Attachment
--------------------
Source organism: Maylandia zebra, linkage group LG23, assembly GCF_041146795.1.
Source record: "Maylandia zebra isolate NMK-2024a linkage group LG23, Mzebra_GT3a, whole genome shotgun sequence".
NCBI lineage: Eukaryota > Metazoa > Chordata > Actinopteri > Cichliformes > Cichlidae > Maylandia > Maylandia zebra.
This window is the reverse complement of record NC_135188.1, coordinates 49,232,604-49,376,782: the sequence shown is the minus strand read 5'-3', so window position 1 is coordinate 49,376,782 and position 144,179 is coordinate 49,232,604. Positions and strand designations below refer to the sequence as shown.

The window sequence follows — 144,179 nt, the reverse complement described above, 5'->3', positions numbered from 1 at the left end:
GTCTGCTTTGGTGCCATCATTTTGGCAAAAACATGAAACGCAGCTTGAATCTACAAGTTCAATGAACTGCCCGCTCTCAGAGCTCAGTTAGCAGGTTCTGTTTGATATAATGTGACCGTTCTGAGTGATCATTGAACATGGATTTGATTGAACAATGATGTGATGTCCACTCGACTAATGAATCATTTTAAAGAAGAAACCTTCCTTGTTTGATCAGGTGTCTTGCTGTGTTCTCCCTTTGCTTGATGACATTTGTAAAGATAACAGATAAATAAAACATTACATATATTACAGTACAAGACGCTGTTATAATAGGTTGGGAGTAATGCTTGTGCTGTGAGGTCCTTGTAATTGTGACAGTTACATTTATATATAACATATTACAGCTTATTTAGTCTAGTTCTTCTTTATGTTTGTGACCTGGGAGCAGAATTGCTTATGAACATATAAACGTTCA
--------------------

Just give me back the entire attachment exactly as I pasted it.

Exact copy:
Source organism: Maylandia zebra, linkage group LG23, assembly GCF_041146795.1.
Source record: "Maylandia zebra isolate NMK-2024a linkage group LG23, Mzebra_GT3a, whole genome shotgun sequence".
NCBI lineage: Eukaryota > Metazoa > Chordata > Actinopteri > Cichliformes > Cichlidae > Maylandia > Maylandia zebra.
This window is the reverse complement of record NC_135188.1, coordinates 49,232,604-49,376,782: the sequence shown is the minus strand read 5'-3', so window position 1 is coordinate 49,376,782 and position 144,179 is coordinate 49,232,604. Positions and strand designations below refer to the sequence as shown.

The window sequence follows — 144,179 nt, the reverse complement described above, 5'->3', positions numbered from 1 at the left end:
GTCTGCTTTGGTGCCATCATTTTGGCAAAAACATGAAACGCAGCTTGAATCTACAAGTTCAATGAACTGCCCGCTCTCAGAGCTCAGTTAGCAGGTTCTGTTTGATATAATGTGACCGTTCTGAGTGATCATTGAACATGGATTTGATTGAACAATGATGTGATGTCCACTCGACTAATGAATCATTTTAAAGAAGAAACCTTCCTTGTTTGATCAGGTGTCTTGCTGTGTTCTCCCTTTGCTTGATGACATTTGTAAAGATAACAGATAAATAAAACATTACATATATTACAGTACAAGACGCTGTTATAATAGGTTGGGAGTAATGCTTGTGCTGTGAGGTCCTTGTAATTGTGACAGTTACATTTATATATAACATATTACAGCTTATTTAGTCTAGTTCTTCTTTATGTTTGTGACCTGGGAGCAGAATTGCTTATGAACATATAAACGTTCA